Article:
Getting membership solicitations in the mail from the American Association of Retired Persons (AARP) is a sure sign of aging, along with a growing tendency to reminisce. Reminiscence, especially about the seventies, may be a sign of encroaching senility.
Why would I reminisce about the seventies? Because I’m a baby boomer and because my ongoing efforts to educate my colleagues in surgery and internal medicine about Psychosomatic Medicine, (especially about how to anticipate and prevent delirium) makes me think about coming of age type experiences at Huston-Tillotson College (Huston Tillotson University since 2005) in Austin, Texas. Alas, I never took a degree there, choosing to transfer credit to Iowa State University toward my Bachelor’s, later earning my medical degree at The University of Iowa.
Alright, so I didn’t come of age at HT but I can see that a few of my most enduring habits of thought and my goals spring from those two years at this small, mostly African-American enrollment college on what used to be called Bluebonnet Hill. I learned about tenacity to principle and practice from a visiting professor in Sociology (from the University of Texas, I think) who paced back and forth across the Agard-Lovinggood auditorium stage in a lemon yellow leisure suit as he ranted about the importance of bringing about change. He was a scholar yet decried the pursuit of the mere trappings of scholarship, exhorting us to work directly for change where it was needed most. He didn’t assign term papers, but sent me and another freshman to the Austin Police Department. The goal evidently was to make them nervous by our requests for the uniform police report, which our professor suspected might reveal a tendency to arrest blacks more frequently than whites (and yes we called ourselves “black” then). He wasn’t satisfied with merely studying society’s institutions; he worked to change them for the better. Although I was probably just as nervous as the cops were, the lesson about the importance of applying principles of change directly to society eventually stuck. I remember it every time I encounter push-back from change-resistant hospital administrations.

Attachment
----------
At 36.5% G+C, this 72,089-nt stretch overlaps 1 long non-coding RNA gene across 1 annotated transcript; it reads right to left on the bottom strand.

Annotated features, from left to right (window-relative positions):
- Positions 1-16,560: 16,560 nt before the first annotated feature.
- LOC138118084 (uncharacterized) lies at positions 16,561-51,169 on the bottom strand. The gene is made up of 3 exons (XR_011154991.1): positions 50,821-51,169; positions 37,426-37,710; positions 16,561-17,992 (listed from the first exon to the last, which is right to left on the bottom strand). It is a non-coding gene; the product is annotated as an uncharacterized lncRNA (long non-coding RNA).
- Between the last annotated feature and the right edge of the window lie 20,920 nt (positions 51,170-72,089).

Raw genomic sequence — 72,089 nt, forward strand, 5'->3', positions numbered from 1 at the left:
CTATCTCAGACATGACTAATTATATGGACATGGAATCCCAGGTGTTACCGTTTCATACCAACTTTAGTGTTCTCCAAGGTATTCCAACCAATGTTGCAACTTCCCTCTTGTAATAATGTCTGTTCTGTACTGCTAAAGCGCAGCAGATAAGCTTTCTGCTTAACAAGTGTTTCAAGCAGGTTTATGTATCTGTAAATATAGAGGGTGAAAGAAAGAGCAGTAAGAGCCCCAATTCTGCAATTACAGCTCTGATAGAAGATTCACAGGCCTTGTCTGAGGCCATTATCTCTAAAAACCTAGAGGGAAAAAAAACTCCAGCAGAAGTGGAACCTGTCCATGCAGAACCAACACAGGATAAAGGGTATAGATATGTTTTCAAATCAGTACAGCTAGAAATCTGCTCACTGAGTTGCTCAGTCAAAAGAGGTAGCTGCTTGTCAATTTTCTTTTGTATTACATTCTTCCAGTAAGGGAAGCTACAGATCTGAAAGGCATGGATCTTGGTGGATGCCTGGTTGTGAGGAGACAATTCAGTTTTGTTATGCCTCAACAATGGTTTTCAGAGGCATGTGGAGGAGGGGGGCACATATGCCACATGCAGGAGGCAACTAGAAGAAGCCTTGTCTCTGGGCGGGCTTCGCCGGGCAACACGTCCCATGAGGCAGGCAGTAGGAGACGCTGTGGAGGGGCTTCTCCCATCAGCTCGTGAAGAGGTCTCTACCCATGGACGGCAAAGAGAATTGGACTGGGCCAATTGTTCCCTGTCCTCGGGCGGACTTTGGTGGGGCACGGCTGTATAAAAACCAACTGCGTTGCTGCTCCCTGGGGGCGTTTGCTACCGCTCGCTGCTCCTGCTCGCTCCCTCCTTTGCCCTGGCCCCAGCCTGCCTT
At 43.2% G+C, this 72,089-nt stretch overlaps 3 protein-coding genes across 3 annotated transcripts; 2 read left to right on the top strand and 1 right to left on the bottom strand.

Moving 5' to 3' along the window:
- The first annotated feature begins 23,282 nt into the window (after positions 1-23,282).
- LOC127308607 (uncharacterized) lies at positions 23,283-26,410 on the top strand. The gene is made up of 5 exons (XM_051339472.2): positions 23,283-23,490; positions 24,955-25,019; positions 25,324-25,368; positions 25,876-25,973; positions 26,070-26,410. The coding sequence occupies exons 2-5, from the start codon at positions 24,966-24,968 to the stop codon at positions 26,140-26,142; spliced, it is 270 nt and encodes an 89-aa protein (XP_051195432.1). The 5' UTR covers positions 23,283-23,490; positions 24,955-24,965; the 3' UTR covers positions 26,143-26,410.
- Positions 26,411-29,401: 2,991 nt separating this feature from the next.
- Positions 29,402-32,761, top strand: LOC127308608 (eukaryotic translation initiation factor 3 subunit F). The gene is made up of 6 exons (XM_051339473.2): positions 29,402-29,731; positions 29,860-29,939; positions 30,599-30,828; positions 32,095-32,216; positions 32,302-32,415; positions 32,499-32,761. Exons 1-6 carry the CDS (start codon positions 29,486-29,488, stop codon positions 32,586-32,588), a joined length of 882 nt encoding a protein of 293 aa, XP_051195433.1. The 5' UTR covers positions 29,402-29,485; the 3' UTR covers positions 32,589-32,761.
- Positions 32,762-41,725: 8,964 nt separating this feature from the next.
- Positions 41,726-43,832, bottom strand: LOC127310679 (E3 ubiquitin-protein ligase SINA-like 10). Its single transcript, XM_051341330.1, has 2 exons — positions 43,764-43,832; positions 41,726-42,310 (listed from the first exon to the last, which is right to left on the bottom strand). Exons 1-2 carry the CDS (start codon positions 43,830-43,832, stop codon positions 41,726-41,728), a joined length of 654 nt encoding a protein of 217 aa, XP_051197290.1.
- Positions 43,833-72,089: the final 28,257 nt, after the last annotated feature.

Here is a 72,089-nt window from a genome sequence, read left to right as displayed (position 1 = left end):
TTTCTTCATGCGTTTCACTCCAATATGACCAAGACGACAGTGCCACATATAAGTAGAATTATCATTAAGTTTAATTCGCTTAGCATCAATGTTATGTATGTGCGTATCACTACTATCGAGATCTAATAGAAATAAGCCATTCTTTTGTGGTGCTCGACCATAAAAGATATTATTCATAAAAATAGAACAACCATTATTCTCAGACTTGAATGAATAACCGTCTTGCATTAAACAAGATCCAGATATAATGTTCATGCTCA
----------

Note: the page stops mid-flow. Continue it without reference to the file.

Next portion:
I’m what they call a clinical track faculty member, which emphasizes my main role as a clinician-educator rather than a tenure track researcher. I chose that route not because I don’t value research. Ask anyone in my department about my enthusiasm for using evidence-based approaches in the practice of psychiatry. I have a passion for both science and humanistic approaches, which again I owe to HT, the former to Dr. James Means and the latter to Dr. Jenny Lind Porter. Dr. Means struggled to teach us mathematics, the language of science. He was a dyspeptic man, who once observed that he treated us better than we treated ourselves. Dr. Porter taught English Literature and writing. She also tried to teach me about Rosicrucian philosophy. I was too young and thick-headed. But it prepared the way for me to accept the importance of spirituality, when Marcia A. Murphy introduced me to her book, “Voices in the Rain: Meaning in Psychosis”, a harrowing account of her own struggle with schizophrenia and the meaning that her religious faith finally brought to it.
Passion was what Dr. Lamar Kirven (or Major Kirven because he was in the military) also modeled. He taught black history and he was excited about it. When he scrawled something on the blackboard, you couldn’t read it but you knew what he meant. And there was Dr. Hector Grant, chaplain and professor of religious studies, and champion of his native Jamaica then and now. He once said to me, “Not everyone can be a Baptist preacher”. My department chair’s echo is something about how I’ll never be a scientist. He’s right. I’m no longer the head of the Psychosomatic Medicine Division…but I am its heart.
I didn’t know it back in the seventies, but my teachers at HT would be my heroes. We need heroes like that in our medical schools, guiding the next generation of doctors. Hey, I’m doing the best I can, Dr. Porter.